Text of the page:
From the last line on, the consecutive code can send SOAP requests as if they were from the previous client, which prints the session ID.

Further Discussion

This introduction covers how to share the sessions in the code samples using Java. The previous samples actually assume using AXIS as the underlying Web Services engine. If you are using a different Web Services engine, find out how to retrieve the HTTP session and change the code accordingly.

Although the sample is only in Java, clients that share a session can write in any language that Web Services supports. For example, the session ID can be extracted by a Java client and consumed by a Perl client. If Perl is used for a re-use session, refer to the VI Perl Toolkit Programming Guide.1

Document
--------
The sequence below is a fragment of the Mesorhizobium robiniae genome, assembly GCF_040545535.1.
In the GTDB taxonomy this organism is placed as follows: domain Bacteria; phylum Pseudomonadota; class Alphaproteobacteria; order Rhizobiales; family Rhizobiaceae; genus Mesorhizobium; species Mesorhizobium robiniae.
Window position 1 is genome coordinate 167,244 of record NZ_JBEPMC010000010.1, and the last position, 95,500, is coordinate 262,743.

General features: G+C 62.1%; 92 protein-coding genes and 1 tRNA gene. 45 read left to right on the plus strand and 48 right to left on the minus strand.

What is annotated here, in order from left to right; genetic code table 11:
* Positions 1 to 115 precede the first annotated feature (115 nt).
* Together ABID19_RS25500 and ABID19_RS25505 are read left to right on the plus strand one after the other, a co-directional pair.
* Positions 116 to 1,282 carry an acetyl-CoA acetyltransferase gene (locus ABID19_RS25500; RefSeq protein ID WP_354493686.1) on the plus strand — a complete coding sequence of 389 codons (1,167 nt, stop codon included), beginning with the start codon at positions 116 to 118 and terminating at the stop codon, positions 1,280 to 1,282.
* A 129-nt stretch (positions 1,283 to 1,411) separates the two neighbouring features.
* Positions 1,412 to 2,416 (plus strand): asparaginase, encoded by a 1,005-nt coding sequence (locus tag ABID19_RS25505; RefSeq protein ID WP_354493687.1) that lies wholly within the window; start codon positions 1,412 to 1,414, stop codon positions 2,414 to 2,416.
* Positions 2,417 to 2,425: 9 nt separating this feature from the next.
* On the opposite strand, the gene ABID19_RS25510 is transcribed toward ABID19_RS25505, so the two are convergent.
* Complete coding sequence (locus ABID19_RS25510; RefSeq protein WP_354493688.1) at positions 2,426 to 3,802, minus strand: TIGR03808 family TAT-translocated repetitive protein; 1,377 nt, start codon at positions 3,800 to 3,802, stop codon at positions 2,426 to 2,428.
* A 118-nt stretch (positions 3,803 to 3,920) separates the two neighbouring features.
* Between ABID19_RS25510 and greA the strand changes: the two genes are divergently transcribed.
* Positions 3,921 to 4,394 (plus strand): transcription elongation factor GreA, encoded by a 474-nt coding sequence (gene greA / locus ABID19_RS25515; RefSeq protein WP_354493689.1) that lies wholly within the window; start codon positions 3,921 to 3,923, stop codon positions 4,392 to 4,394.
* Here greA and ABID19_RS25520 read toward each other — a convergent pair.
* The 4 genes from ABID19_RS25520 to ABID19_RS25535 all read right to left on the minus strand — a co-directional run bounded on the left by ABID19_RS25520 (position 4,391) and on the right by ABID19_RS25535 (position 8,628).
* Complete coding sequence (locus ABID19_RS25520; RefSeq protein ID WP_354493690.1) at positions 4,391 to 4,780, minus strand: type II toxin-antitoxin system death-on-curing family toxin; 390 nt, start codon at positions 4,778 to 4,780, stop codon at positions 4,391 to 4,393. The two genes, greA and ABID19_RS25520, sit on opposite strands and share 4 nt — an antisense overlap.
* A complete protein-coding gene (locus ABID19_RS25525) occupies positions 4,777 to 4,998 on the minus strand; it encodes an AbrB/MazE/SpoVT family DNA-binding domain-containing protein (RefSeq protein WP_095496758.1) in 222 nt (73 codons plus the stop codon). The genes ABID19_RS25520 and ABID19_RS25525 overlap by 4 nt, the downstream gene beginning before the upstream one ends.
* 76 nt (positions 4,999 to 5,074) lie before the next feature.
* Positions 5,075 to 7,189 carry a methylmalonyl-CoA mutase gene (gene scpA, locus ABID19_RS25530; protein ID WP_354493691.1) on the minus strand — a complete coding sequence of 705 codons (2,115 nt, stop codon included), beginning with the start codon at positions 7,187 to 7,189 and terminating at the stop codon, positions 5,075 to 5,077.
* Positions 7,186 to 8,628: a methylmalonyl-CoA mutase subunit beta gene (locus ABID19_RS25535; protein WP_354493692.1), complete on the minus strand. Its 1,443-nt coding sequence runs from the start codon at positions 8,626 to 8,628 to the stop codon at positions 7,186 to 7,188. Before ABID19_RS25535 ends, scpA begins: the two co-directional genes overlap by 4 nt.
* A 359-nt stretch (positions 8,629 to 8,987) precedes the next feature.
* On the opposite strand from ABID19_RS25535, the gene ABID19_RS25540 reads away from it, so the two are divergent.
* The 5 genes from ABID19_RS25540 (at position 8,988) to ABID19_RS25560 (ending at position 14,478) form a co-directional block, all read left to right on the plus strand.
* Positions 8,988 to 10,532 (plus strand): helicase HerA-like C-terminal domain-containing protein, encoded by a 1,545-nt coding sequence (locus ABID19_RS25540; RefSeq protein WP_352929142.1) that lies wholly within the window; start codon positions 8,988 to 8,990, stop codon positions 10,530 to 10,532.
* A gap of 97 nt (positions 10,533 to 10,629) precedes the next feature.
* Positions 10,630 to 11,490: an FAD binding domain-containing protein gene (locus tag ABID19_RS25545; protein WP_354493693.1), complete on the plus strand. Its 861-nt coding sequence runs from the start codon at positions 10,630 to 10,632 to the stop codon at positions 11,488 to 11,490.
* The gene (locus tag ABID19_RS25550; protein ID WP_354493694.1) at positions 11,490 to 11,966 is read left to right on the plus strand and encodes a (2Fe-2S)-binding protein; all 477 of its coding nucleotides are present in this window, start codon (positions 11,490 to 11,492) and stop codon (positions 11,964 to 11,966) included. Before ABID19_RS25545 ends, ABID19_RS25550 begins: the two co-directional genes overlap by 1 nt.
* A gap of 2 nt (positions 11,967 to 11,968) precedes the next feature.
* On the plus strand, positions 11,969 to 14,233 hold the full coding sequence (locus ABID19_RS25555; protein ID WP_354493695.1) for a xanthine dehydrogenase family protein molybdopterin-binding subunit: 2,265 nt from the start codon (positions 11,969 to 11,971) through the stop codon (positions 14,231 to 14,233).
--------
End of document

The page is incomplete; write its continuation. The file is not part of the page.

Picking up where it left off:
Note that the session file format used in the VI Perl Toolkit is not simply the session ID string, but something more. The format of the session file is as follows:

#LWP-Cookies-1.0
Set-Cookie3: vmware_soap_session="\"52dc490b-a6e7-0e65-65a7-a926b924e72c\"";
path="/"; domain=192.20.143.205; path_spec; discard; version=0

As mentioned, passing the session ID poses a security risk especially over the wire. The session ID is enough for a client to carry over all the privileges of the original user—whatever operation the user can do, the consumer client is able to do the same. This session cookie can also be used to access files over HTTP. Even worse, the session ID does not expire, so it allows enough time to prepare an attack. To avoid security issues, carefully consider whom to share a session with and how to send the session ID.